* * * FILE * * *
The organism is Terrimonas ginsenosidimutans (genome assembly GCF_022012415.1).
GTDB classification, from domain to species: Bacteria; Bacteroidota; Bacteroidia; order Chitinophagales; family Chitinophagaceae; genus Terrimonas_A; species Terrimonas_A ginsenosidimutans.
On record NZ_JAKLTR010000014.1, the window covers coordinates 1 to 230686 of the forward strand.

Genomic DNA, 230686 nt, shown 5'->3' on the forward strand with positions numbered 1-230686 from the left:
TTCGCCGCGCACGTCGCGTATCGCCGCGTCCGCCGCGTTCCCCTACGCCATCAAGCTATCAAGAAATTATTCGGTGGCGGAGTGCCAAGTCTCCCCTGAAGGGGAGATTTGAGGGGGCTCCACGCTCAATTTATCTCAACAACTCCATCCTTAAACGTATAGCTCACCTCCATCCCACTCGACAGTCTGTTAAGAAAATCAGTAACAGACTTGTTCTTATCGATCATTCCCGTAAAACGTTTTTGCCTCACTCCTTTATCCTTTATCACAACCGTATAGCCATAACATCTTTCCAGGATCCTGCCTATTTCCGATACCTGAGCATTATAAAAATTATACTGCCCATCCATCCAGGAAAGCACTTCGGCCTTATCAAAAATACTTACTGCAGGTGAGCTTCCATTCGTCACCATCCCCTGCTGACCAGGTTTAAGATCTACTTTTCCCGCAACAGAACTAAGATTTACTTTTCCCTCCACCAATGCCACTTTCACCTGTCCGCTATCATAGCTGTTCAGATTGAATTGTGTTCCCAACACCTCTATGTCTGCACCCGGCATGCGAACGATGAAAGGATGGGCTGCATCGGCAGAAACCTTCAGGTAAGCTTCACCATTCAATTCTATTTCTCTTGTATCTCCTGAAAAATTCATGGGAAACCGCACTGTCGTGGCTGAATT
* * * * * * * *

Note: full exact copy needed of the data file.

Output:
The organism is Terrimonas ginsenosidimutans (genome assembly GCF_022012415.1).
GTDB classification, from domain to species: Bacteria; Bacteroidota; Bacteroidia; order Chitinophagales; family Chitinophagaceae; genus Terrimonas_A; species Terrimonas_A ginsenosidimutans.
On record NZ_JAKLTR010000014.1, the window covers coordinates 1 to 230686 of the forward strand.

Genomic DNA, 230686 nt, shown 5'->3' on the forward strand with positions numbered 1-230686 from the left:
TTCGCCGCGCACGTCGCGTATCGCCGCGTCCGCCGCGTTCCCCTACGCCATCAAGCTATCAAGAAATTATTCGGTGGCGGAGTGCCAAGTCTCCCCTGAAGGGGAGATTTGAGGGGGCTCCACGCTCAATTTATCTCAACAACTCCATCCTTAAACGTATAGCTCACCTCCATCCCACTCGACAGTCTGTTAAGAAAATCAGTAACAGACTTGTTCTTATCGATCATTCCCGTAAAACGTTTTTGCCTCACTCCTTTATCCTTTATCACAACCGTATAGCCATAACATCTTTCCAGGATCCTGCCTATTTCCGATACCTGAGCATTATAAAAATTATACTGCCCATCCATCCAGGAAAGCACTTCGGCCTTATCAAAAATACTTACTGCAGGTGAGCTTCCATTCGTCACCATCCCCTGCTGACCAGGTTTAAGATCTACTTTTCCCGCAACAGAACTAAGATTTACTTTTCCCTCCACCAATGCCACTTTCACCTGTCCGCTATCATAGCTGTTCAGATTGAATTGTGTTCCCAACACCTCTATGTCTGCACCCGGCATGCGAACGATGAAAGGATGGGCTGCATCGGCAGAAACCTTCAGGTAAGCTTCACCATTCAATTCTATTTCTCTTGTATCTCCTGAAAAATTCATGGGAAACCGCACTGTCGTGGCTGAATT